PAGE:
Spotting an online lie is now easier than ever thanks to a team of academics who have designed an algorithm that can detect lies in emails. The research team from Cass, Westminster Business School and Catholic University of Louvain developed the algorithm by identifying linguistic cues of deception found within online communications such as emails. The full paper, ‘Untangling a Web of Lies: Exploring Automated Detection of Deception in Computer-Mediated Communication’ is published in the Journal of Management Information Systems. Read further.
Men still dominate sports journalism
Despite some high-profile female sports presenters arriving on our screens in the past decade, the story is not the same throughout sports journalism. Professor Suzanne Franks, Head of the Department of Journalism, highlights why the number of women working on the sports desks of UK national newspapers has not improved over recent decades. The study, by academics at City, University of London and the University of Huddersfield, asked journalists why there were not enough women in the field and found aspects of the modern media climate could be hindering progress. The findings were published in the US journal Media Report to Women and built on their previous study which was conducted after the 2012 Olympic Games. Find out more.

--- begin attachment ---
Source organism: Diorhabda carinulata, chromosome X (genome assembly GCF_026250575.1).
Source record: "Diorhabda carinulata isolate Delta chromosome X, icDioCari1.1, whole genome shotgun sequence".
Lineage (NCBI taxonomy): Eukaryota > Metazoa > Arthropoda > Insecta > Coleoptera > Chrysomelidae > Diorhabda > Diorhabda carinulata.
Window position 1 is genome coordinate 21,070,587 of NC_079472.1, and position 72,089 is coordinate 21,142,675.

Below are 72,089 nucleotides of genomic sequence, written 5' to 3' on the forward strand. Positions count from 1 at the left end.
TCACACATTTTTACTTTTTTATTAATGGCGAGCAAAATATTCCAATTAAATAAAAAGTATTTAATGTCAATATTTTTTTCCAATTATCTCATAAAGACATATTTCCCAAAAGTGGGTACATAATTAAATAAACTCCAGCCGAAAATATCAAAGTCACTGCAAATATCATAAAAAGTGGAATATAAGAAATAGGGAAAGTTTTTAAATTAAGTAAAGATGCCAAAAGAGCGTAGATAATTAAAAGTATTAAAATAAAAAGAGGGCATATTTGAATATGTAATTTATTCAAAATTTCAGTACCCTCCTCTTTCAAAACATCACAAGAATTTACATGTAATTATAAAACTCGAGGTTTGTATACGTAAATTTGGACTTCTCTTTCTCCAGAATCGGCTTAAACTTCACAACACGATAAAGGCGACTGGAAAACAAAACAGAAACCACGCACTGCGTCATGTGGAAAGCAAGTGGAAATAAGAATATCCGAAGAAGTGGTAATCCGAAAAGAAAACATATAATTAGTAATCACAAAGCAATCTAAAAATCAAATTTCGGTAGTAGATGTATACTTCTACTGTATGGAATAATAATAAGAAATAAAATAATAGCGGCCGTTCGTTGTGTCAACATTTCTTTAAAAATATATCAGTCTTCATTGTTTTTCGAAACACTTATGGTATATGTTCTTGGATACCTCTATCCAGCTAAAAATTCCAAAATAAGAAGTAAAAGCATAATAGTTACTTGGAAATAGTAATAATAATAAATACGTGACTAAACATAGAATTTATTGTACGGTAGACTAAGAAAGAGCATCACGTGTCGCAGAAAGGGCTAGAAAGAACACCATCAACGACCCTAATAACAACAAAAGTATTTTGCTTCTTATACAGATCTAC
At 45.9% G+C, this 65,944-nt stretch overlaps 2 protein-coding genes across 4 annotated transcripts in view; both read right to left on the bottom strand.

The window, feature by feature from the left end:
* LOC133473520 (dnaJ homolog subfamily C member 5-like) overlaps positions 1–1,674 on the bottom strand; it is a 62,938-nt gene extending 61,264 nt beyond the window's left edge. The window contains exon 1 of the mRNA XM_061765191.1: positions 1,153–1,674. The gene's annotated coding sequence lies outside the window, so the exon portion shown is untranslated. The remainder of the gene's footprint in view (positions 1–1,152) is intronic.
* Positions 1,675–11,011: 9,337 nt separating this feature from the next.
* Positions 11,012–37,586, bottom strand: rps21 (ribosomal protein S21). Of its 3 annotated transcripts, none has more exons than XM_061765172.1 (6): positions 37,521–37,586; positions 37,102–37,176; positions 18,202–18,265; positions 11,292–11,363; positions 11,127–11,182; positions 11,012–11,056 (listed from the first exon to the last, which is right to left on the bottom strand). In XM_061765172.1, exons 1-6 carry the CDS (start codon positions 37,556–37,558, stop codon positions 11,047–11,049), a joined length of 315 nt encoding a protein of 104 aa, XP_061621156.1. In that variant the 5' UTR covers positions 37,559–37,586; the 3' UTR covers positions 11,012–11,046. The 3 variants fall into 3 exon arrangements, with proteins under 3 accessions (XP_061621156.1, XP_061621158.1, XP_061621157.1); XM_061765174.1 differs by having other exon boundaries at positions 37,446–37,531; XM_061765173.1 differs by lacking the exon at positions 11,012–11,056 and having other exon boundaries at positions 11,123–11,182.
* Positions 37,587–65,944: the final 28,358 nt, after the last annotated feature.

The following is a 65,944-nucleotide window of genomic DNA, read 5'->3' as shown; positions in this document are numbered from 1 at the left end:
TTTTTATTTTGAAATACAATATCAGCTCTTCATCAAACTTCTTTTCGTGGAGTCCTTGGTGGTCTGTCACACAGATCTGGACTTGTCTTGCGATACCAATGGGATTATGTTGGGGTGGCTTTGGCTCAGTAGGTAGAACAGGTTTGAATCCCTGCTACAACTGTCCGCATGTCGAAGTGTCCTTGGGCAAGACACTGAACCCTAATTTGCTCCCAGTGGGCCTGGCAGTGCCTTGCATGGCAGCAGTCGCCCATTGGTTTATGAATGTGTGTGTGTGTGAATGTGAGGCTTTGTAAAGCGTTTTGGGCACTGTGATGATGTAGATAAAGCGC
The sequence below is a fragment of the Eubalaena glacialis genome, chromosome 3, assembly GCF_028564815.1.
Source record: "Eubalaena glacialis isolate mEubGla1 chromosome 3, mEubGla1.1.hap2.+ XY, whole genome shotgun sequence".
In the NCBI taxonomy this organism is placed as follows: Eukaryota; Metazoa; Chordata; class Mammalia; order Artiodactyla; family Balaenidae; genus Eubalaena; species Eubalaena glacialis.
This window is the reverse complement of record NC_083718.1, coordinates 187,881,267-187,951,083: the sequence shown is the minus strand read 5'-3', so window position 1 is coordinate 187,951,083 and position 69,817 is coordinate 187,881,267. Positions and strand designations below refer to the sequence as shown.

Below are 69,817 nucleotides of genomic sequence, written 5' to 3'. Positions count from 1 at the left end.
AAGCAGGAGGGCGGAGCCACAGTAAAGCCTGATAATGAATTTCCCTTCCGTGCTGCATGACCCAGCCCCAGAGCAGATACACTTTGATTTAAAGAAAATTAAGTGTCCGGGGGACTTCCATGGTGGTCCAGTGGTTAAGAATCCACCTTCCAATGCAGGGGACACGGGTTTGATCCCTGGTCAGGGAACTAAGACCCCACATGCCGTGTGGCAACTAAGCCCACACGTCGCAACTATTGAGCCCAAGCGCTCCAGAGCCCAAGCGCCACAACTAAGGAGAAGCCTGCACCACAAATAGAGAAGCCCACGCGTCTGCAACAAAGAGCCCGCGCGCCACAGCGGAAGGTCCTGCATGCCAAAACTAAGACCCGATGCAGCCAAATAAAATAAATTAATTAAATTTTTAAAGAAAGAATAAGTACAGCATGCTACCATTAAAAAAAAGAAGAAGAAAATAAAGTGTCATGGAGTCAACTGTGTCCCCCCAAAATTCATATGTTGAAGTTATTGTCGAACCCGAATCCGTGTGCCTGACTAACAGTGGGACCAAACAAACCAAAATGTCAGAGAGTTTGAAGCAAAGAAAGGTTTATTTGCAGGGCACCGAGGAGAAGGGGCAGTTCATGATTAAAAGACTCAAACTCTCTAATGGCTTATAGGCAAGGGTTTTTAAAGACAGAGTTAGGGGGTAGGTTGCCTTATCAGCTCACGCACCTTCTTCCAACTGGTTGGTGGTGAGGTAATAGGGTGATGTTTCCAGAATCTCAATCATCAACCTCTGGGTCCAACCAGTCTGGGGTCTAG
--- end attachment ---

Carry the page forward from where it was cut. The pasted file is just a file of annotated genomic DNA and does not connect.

Worldwide attention for City economist